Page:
There’s more to hockey than scoring goals, but it doesn’t hurt when a player does put up some numbers.
When Nikolai Kulemin set up Kessel’s first-period goal last night after an excellent rush and feed, it gave him 33 points on the season. Now, that’s not a stunningly impressive number, but he has surpassed his rookie-season totals—with a few games left to play.
I first took particular note of Kulemin in a column back in December, then posted more fully on his development in early January (Nikolai Kulemin—part of the future?).
A week later, I mentioned in a post that I couldn’t help but think about how Kulemin was tracking like a young Leaf back in the 1970s, Lanny McDonald, who took a while to really get going at the pro level.
McDonald was a top 5 overall selection, while Kulemin was drafted in the second round. McDonald arrived on the scene at 20, Kulemin was 22.
It took McDonald until part-way through his third year to start doing the things that made him so good as a junior star. He was a huge goal-scorer in junior hockey, but scored only 31 goals combined in his first two NHL seasons. In his third season, he started going wide around defensemen, using his strength to hold guys off. He began using his outstanding wrist shot more effectively. He was always a physical player, a hitter, and that continued. His confidence skyrocketed as his offence took off.
He finished with 37 goals that year.
I just sense a similar overall arc with Kulemin. Months ago you would notice a hit he made, or him beating a guy to a loose puck, a nice set-up—something different almost every night, but he didn’t always display consistency in all areas. That was McDonald in his first two and a bit seasons.
Now, Kulemin is putting all that together, and has become an indispensible part of what is clearly the best all-around line the Leafs have with Kessel and Tyler Bozak.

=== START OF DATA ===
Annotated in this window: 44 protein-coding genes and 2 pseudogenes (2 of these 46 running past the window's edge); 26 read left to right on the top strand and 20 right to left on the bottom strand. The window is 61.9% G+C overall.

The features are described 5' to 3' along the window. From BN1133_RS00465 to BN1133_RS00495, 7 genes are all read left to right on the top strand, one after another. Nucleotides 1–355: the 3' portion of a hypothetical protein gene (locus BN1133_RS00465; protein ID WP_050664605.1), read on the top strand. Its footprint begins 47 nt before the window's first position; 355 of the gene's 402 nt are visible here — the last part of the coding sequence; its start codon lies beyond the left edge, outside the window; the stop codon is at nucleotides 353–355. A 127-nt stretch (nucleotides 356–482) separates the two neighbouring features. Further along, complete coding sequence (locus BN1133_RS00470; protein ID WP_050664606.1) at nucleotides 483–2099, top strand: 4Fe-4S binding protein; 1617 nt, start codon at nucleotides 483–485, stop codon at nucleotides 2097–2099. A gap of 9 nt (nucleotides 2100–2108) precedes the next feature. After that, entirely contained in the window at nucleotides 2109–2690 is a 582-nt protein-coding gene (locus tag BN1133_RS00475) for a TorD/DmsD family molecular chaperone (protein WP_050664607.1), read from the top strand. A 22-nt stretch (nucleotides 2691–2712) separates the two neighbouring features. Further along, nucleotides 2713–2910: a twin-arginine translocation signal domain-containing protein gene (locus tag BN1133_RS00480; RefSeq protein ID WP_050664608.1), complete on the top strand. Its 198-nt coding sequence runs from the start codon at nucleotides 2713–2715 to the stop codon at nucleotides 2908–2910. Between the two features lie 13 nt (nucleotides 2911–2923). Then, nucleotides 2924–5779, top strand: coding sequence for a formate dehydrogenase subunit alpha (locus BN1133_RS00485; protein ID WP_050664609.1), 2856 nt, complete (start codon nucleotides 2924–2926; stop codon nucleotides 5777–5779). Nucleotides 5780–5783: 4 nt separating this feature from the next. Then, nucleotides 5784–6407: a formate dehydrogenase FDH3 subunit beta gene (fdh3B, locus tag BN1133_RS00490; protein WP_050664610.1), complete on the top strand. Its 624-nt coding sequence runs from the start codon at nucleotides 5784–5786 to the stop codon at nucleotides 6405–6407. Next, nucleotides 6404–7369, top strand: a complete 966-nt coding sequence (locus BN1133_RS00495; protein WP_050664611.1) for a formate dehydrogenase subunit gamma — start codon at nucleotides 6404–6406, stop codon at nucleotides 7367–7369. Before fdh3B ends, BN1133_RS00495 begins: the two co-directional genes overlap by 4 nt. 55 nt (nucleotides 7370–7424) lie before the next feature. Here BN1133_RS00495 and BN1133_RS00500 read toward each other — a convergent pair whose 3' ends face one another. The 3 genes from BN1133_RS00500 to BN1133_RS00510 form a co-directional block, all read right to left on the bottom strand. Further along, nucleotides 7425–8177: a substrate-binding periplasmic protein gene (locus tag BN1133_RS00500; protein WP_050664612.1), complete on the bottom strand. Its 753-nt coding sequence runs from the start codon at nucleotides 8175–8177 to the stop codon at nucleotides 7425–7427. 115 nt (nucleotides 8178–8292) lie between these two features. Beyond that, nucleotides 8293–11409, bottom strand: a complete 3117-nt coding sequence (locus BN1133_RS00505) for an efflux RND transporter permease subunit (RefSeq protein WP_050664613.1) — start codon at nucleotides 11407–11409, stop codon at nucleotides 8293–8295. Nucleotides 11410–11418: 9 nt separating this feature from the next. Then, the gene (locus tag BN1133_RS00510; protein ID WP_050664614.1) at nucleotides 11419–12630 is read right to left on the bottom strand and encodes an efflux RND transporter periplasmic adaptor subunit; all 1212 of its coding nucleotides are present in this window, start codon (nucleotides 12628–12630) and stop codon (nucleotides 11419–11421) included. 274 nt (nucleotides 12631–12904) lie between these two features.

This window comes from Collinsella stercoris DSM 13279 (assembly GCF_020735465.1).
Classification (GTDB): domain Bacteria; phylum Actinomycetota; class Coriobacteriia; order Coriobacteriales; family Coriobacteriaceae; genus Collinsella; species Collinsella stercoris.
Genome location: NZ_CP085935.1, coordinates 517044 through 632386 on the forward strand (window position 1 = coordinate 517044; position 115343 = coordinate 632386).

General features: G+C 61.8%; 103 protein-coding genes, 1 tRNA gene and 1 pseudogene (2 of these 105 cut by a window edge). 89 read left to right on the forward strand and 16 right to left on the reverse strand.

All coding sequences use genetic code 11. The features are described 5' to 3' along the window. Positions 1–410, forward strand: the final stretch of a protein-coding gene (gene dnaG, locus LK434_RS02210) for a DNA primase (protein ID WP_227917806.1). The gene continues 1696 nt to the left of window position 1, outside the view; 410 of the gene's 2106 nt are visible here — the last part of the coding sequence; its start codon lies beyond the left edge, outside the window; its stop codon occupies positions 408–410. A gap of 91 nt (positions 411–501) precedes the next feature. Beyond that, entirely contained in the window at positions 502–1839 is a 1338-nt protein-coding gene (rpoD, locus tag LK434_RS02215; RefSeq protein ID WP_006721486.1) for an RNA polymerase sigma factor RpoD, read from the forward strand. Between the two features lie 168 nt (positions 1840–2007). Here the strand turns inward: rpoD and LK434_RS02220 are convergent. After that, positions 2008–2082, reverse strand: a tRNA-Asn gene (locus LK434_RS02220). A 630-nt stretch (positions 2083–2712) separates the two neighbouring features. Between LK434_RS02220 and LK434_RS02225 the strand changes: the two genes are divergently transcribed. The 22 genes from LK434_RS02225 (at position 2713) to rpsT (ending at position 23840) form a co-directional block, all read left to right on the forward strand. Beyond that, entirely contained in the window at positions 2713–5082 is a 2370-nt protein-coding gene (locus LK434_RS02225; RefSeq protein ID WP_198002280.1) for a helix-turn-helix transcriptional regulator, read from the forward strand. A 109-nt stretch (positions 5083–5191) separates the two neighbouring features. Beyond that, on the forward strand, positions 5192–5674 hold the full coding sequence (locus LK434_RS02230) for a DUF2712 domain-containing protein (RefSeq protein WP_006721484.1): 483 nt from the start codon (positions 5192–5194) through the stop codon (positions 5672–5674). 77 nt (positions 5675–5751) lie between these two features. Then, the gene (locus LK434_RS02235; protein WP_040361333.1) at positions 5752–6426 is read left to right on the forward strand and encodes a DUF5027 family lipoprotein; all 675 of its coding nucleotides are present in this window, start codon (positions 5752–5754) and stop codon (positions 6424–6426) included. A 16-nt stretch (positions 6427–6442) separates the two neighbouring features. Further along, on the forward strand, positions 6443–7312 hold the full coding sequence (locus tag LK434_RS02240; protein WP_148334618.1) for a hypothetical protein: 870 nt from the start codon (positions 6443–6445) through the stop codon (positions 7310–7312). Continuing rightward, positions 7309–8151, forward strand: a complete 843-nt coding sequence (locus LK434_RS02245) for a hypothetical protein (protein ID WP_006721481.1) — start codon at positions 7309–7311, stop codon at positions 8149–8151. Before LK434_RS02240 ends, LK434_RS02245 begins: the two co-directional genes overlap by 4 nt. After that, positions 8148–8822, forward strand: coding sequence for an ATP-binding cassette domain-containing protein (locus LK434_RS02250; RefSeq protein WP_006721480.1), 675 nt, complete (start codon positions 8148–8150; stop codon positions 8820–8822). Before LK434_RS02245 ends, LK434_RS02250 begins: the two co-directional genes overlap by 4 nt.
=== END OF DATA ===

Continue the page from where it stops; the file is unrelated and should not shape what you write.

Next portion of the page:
Like all players he will soon face his struggles, and part of his growth will be how he handles adversity when it comes- next season and beyond.
But for now, he may be (other than the unexpected arrival of Dion Phaneuf) the most pleasant development in Leafland in this 2010-’11 season. Bozak’s progress is up there, too. (For the most part, Kessel has produced this season, but that isn’t a surprise.)
Kulemin’s size, vision and skating ability gives us hope that we have a young winger who may become a real impact player before too much more time passes.
• As I wrote shortly after the deal was made, I like the Kovalchuk trade from Atlanta’s perspective. Yes, they lost a game-breaker, but one who wants 10 million a year in a poor hockey market. Instead, they go forward with Bergfors, a former first-rounder who looks like a player. Oduya is a defenseman I liked a lot with the Devils. Young Cormier, also a first-rounder, was a mainstay on the Canadian national junior team. Plus, they get a number one this coming June—all for a player who may end up being a rental in Jersey.
• Gustavsson has been a very steady goalie in recent games and was again last night. That’s what management will be looking for next season. All goalies go through streaks, good and bad, but you hope they are good way more often than not. Gustavsson has athleticism, and seems to be playing a more controlled, effective game right now—but the guys in front of him may be playing better recently, too.
• Beauchemin made an excellent play to prevent Bergfors from tapping one into an empty net with about five minutes to play and the score tied. It was one of those “little things” that was a very big play at the time.
• Then in overtime, Beauchemin fought for the puck along the boards, and Phaneuf made a smart play. Rather than just blasting the puck, he spotted Grabovski and directed the puck his way. A nice deflection and the Leafs win against a team that obviously had a lot more to gain than the Leafs did.
• I’ve made the point several times that these games are for the most part meaningless, because there’s no pressure on the Leafs. That said, it’s possible, just possible, that winning these late-season games could set a tone heading into next season. Maybe it’s like a guy who is in a slump and gets a goal late in an 8-2 game. At the time, as fans we assume the goal means nothing because it didn’t affect the outcome at all. But if that “meaningless” goal gives that player some confidence and he starts to play better and contribute more, than it wasn’t meaningless after all. Perhaps the Leafs are in that situation now—and their wins will mean something come next season.